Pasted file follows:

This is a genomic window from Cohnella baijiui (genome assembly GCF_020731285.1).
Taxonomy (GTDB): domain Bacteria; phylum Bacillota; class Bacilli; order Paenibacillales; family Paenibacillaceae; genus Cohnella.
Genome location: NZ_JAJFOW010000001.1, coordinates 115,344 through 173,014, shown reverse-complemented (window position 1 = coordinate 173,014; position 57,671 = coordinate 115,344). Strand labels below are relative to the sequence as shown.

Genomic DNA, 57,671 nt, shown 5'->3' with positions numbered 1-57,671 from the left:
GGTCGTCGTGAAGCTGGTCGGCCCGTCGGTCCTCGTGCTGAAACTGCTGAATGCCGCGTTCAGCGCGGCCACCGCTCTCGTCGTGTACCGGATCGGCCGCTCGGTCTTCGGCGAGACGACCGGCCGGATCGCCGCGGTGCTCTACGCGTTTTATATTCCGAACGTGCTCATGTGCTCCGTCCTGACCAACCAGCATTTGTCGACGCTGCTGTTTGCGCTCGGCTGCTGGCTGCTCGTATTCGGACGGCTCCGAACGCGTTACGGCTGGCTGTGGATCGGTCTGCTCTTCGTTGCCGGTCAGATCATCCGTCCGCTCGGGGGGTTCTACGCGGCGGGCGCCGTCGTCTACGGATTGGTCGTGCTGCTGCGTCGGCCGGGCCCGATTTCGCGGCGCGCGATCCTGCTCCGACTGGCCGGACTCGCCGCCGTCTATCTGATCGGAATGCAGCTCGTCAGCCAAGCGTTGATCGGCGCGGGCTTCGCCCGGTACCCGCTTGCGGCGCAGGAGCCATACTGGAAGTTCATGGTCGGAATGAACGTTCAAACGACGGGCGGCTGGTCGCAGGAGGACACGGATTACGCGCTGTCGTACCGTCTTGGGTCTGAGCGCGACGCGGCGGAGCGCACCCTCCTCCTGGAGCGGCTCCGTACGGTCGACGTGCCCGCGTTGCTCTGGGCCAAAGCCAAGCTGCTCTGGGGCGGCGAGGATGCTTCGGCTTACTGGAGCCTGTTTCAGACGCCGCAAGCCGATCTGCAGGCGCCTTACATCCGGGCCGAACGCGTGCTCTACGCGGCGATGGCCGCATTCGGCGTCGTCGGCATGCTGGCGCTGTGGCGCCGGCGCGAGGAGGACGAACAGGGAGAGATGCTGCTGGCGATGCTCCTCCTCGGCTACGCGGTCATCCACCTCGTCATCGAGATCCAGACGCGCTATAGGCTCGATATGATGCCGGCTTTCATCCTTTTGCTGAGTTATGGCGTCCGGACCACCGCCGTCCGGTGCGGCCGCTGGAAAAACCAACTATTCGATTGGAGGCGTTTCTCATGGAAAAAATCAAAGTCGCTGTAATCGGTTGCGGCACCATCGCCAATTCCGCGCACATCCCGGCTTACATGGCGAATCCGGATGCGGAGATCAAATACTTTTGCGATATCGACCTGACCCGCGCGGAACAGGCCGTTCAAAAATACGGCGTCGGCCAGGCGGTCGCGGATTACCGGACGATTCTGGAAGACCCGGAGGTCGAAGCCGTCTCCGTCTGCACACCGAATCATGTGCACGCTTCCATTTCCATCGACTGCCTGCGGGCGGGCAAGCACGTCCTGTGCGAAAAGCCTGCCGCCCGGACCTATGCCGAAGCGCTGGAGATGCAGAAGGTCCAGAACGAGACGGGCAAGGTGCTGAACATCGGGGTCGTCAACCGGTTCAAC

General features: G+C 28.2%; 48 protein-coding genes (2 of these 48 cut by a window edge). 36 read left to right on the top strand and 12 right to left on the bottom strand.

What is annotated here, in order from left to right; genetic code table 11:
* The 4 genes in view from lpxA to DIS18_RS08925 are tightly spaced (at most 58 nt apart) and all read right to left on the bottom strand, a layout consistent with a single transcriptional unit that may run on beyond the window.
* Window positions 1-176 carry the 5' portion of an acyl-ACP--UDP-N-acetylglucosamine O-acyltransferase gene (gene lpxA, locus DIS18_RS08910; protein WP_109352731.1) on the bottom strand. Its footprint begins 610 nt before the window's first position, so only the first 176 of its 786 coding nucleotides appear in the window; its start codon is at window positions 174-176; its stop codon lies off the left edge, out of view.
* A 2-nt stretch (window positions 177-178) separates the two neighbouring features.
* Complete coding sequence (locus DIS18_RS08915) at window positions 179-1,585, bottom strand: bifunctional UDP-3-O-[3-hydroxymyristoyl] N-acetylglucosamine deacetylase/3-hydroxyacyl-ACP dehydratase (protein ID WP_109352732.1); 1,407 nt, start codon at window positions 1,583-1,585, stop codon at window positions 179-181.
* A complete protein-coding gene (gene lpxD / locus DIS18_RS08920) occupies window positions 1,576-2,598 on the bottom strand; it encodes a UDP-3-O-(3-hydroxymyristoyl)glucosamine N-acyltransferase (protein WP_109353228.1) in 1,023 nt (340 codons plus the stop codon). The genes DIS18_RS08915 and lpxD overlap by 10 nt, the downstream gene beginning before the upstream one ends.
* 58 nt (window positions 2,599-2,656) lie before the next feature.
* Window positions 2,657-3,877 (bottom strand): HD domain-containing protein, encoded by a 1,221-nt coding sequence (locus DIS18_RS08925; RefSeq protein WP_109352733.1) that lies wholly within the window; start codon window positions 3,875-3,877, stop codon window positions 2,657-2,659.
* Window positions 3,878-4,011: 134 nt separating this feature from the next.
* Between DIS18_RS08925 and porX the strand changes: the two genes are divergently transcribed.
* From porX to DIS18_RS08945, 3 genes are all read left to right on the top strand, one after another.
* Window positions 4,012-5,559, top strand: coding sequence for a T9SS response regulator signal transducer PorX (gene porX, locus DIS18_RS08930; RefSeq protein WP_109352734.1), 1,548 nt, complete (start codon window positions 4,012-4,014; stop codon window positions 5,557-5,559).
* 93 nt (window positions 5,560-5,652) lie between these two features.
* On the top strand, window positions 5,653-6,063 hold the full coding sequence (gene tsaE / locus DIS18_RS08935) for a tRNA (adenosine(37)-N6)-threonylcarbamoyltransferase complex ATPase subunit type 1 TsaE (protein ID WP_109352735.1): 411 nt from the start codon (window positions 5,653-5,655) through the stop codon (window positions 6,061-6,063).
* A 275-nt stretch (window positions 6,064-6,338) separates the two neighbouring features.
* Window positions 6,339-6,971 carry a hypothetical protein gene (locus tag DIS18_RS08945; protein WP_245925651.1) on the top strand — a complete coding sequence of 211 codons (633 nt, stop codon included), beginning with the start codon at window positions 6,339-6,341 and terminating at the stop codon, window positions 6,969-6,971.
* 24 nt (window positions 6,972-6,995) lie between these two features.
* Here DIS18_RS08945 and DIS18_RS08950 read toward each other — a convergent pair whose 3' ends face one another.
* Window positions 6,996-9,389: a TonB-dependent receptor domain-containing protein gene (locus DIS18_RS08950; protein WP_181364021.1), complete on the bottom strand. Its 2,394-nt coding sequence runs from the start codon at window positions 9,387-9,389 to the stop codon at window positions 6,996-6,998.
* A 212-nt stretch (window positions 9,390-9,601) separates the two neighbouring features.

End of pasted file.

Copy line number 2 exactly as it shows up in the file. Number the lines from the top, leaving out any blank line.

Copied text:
Taxonomy (GTDB): domain Bacteria; phylum Bacillota; class Bacilli; order Paenibacillales; family Paenibacillaceae; genus Cohnella.